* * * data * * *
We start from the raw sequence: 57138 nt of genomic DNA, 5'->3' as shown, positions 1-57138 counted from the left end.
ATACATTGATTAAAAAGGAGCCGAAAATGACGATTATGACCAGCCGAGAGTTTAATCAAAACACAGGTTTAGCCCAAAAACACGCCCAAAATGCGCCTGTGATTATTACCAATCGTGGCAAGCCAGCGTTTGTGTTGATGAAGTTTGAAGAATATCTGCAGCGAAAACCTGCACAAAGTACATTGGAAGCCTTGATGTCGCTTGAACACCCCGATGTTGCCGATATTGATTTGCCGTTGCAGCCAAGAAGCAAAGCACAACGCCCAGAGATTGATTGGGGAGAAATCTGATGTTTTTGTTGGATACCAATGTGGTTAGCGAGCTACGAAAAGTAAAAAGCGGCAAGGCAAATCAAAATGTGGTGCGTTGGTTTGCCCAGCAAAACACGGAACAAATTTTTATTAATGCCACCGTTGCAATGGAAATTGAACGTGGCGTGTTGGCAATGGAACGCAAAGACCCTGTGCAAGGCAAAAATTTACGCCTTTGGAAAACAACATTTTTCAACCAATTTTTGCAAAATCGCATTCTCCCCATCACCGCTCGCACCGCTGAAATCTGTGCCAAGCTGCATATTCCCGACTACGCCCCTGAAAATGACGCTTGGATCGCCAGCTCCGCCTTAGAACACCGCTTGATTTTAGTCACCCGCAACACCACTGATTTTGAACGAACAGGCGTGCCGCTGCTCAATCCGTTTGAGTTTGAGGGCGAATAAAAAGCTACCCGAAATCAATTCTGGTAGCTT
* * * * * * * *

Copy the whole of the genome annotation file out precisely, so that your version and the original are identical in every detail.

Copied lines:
We start from the raw sequence: 57138 nt of genomic DNA, 5'->3' as shown, positions 1-57138 counted from the left end.
ATACATTGATTAAAAAGGAGCCGAAAATGACGATTATGACCAGCCGAGAGTTTAATCAAAACACAGGTTTAGCCCAAAAACACGCCCAAAATGCGCCTGTGATTATTACCAATCGTGGCAAGCCAGCGTTTGTGTTGATGAAGTTTGAAGAATATCTGCAGCGAAAACCTGCACAAAGTACATTGGAAGCCTTGATGTCGCTTGAACACCCCGATGTTGCCGATATTGATTTGCCGTTGCAGCCAAGAAGCAAAGCACAACGCCCAGAGATTGATTGGGGAGAAATCTGATGTTTTTGTTGGATACCAATGTGGTTAGCGAGCTACGAAAAGTAAAAAGCGGCAAGGCAAATCAAAATGTGGTGCGTTGGTTTGCCCAGCAAAACACGGAACAAATTTTTATTAATGCCACCGTTGCAATGGAAATTGAACGTGGCGTGTTGGCAATGGAACGCAAAGACCCTGTGCAAGGCAAAAATTTACGCCTTTGGAAAACAACATTTTTCAACCAATTTTTGCAAAATCGCATTCTCCCCATCACCGCTCGCACCGCTGAAATCTGTGCCAAGCTGCATATTCCCGACTACGCCCCTGAAAATGACGCTTGGATCGCCAGCTCCGCCTTAGAACACCGCTTGATTTTAGTCACCCGCAACACCACTGATTTTGAACGAACAGGCGTGCCGCTGCTCAATCCGTTTGAGTTTGAGGGCGAATAAAAAGCTACCCGAAATCAATTCTGGTAGCTT